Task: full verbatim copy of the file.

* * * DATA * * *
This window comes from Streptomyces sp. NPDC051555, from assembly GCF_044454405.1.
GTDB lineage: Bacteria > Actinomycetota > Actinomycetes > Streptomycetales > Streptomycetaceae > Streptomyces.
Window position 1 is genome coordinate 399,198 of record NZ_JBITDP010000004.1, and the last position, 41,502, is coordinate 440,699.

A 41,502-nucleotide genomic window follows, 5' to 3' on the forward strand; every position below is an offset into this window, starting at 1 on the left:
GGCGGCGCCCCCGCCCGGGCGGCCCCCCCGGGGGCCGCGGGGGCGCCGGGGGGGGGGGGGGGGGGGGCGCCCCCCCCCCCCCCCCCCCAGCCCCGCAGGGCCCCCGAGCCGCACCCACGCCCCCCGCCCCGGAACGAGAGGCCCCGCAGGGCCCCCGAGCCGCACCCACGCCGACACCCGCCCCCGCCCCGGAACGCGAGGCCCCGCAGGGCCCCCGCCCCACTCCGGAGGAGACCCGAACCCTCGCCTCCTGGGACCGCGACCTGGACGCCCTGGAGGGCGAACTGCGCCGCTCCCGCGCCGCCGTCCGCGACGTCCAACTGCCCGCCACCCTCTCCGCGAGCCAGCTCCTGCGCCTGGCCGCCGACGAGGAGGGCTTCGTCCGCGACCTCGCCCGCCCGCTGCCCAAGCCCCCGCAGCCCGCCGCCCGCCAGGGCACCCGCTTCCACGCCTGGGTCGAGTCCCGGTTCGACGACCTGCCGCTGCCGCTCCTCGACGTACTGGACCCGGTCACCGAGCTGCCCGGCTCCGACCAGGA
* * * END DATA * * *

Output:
This window comes from Streptomyces sp. NPDC051555, from assembly GCF_044454405.1.
GTDB lineage: Bacteria > Actinomycetota > Actinomycetes > Streptomycetales > Streptomycetaceae > Streptomyces.
Window position 1 is genome coordinate 399,198 of record NZ_JBITDP010000004.1, and the last position, 41,502, is coordinate 440,699.

A 41,502-nucleotide genomic window follows, 5' to 3' on the forward strand; every position below is an offset into this window, starting at 1 on the left:
GGCGGCGCCCCCGCCCGGGCGGCCCCCCCGGGGGCCGCGGGGGCGCCGGGGGGGGGGGGGGGGGGGGCGCCCCCCCCCCCCCCCCCCCAGCCCCGCAGGGCCCCCGAGCCGCACCCACGCCCCCCGCCCCGGAACGAGAGGCCCCGCAGGGCCCCCGAGCCGCACCCACGCCGACACCCGCCCCCGCCCCGGAACGCGAGGCCCCGCAGGGCCCCCGCCCCACTCCGGAGGAGACCCGAACCCTCGCCTCCTGGGACCGCGACCTGGACGCCCTGGAGGGCGAACTGCGCCGCTCCCGCGCCGCCGTCCGCGACGTCCAACTGCCCGCCACCCTCTCCGCGAGCCAGCTCCTGCGCCTGGCCGCCGACGAGGAGGGCTTCGTCCGCGACCTCGCCCGCCCGCTGCCCAAGCCCCCGCAGCCCGCCGCCCGCCAGGGCACCCGCTTCCACGCCTGGGTCGAGTCCCGGTTCGACGACCTGCCGCTGCCGCTCCTCGACGTACTGGACCCGGTCACCGAGCTGCCCGGCTCCGACCAGGA